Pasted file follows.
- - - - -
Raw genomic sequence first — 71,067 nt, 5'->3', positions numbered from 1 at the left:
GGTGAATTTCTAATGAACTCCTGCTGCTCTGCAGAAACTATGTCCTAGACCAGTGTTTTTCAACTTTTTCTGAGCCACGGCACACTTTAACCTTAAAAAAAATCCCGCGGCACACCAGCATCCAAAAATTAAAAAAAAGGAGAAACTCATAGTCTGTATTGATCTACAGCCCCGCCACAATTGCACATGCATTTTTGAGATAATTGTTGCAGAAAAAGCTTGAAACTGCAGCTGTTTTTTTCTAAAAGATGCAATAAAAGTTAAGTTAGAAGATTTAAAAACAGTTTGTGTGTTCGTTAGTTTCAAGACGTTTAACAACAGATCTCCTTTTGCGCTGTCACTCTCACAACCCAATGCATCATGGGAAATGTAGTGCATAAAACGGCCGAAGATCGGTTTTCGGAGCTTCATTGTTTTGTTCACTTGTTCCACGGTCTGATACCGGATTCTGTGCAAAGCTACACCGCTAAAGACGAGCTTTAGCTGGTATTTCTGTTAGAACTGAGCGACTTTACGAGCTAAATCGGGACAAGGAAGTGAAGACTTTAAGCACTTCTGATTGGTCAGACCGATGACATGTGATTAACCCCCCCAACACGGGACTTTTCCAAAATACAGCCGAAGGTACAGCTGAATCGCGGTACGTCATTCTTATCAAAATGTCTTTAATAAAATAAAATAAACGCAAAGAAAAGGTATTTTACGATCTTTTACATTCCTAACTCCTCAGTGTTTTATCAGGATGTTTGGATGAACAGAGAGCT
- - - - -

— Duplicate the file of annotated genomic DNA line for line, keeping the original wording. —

Raw genomic sequence first — 71,067 nt, 5'->3', positions numbered from 1 at the left:
GGTGAATTTCTAATGAACTCCTGCTGCTCTGCAGAAACTATGTCCTAGACCAGTGTTTTTCAACTTTTTCTGAGCCACGGCACACTTTAACCTTAAAAAAAATCCCGCGGCACACCAGCATCCAAAAATTAAAAAAAAGGAGAAACTCATAGTCTGTATTGATCTACAGCCCCGCCACAATTGCACATGCATTTTTGAGATAATTGTTGCAGAAAAAGCTTGAAACTGCAGCTGTTTTTTTCTAAAAGATGCAATAAAAGTTAAGTTAGAAGATTTAAAAACAGTTTGTGTGTTCGTTAGTTTCAAGACGTTTAACAACAGATCTCCTTTTGCGCTGTCACTCTCACAACCCAATGCATCATGGGAAATGTAGTGCATAAAACGGCCGAAGATCGGTTTTCGGAGCTTCATTGTTTTGTTCACTTGTTCCACGGTCTGATACCGGATTCTGTGCAAAGCTACACCGCTAAAGACGAGCTTTAGCTGGTATTTCTGTTAGAACTGAGCGACTTTACGAGCTAAATCGGGACAAGGAAGTGAAGACTTTAAGCACTTCTGATTGGTCAGACCGATGACATGTGATTAACCCCCCCAACACGGGACTTTTCCAAAATACAGCCGAAGGTACAGCTGAATCGCGGTACGTCATTCTTATCAAAATGTCTTTAATAAAATAAAATAAACGCAAAGAAAAGGTATTTTACGATCTTTTACATTCCTAACTCCTCAGTGTTTTATCAGGATGTTTGGATGAACAGAGAGCT